Barbara Ciara’s beef with a bully

Posted at 3:10 PM, May 13, 2016
and last updated 2016-05-13 15:16:29-04

Online bullying is a real thing.

Perhaps, you have been a target.

We often receive hateful emails and comments about our appearances or the topics we’re reporting.

Today anyone can hack out their random thoughts and press the send button, and create a new email address.

Most of the time I wonder aloud, what are these people thinking when the remark is especially unkind or hateful, but we all know the answer is they are probably not thinking at all.

This is an email I opened from a gentleman viewer after our broadcast earlier in the week —  typos and all.

“All the female reporters and anchors wear litlle to no jewelry but B Ciara wears the biggest and worst jewelry I have ever seen, please have her play by all same rules as every one else.”

And this is how I replied:

Gentle viewer,

Thank you so much for watching News 3.

I read your email with a great deal of interest. On a day where a multi-million dollar lawsuit was filed against one of our regional jails, A Navy Seal lost his life during training, The Mayor of Suffolk delivered her state of the city address, and an overlooked neighborhood in the East End of Newport News finally gets a grocery store– you noticed my jewelry.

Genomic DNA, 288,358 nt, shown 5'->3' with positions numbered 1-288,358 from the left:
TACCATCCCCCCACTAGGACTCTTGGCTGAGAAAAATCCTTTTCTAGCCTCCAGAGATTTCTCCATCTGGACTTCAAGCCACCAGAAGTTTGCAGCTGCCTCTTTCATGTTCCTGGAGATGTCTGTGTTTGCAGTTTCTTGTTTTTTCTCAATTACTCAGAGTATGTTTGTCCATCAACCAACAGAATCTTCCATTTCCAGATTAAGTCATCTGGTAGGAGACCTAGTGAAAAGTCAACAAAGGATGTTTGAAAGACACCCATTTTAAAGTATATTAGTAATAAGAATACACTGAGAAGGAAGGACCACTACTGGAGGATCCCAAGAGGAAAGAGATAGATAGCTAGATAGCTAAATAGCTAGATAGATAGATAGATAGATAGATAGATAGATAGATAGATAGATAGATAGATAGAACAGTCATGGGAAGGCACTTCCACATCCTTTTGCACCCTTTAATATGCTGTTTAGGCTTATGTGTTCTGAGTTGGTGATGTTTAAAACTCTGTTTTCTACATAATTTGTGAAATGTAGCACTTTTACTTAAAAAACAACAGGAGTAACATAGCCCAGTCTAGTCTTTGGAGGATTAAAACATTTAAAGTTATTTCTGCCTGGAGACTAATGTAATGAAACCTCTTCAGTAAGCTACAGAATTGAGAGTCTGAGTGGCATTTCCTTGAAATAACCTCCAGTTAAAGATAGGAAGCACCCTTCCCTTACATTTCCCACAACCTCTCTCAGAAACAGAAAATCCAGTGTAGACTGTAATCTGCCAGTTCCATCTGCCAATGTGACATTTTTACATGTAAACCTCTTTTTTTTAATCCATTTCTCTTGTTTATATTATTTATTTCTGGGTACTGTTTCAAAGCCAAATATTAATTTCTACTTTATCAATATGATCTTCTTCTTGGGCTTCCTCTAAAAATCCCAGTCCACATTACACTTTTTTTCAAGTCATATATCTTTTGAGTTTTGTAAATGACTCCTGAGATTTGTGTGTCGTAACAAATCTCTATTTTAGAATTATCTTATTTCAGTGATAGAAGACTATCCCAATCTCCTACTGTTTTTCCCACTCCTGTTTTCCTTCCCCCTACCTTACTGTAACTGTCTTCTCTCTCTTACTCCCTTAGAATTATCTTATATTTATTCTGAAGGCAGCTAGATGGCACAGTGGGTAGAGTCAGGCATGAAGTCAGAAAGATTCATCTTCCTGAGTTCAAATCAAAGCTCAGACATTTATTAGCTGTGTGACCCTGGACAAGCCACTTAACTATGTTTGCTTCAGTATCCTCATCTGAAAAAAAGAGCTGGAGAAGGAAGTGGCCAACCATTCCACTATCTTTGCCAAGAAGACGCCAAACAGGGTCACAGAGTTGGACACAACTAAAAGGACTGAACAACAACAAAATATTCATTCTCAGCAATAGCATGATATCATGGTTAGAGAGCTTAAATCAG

Perhaps you are correct, you are so distracted you didn’t hear a word I said.

Have a blessed day,

Barbara Ciara
Celebrating 38 years in Broadcasting ‪#‎beenaroundtoolongtobebullied

For reference, here’s a few pictures of the necklaces I wore this week: 

Since I posted this on my Facebook page (as of Friday afternoon), it has reached over 30-thousand people and has been shared many times.  This kind of email bullying has apparently hit a nerve with some folks.

We all witness how some people feel empowered by social media, how they can hide behind the keyboard. Years ago I would get a thoughtful letter in the mail.  Sometimes that letter was critical about the content of news coverage or the lack of what we covered, but it had a return address and the tone was polite, and they invited me to call them on the telephone if I wanted to discuss further.

As my friend Cathy Lewis, a seasoned Journalist of three decades, opined when she first read this post:

“I too, am at an age where I’m just not sitting still for this stuff anymore. You are welcome to chat me up about the work I do or anything I’ve said on the air. But you are not welcome to comment on my appearance because I assume you would not do that to anyone else with whom you did not have a relationship where that was Ok. That’s a line I’ve recently drawn and I feel much stronger for it.”

We, the targets of your email bullying, say it’s not OK.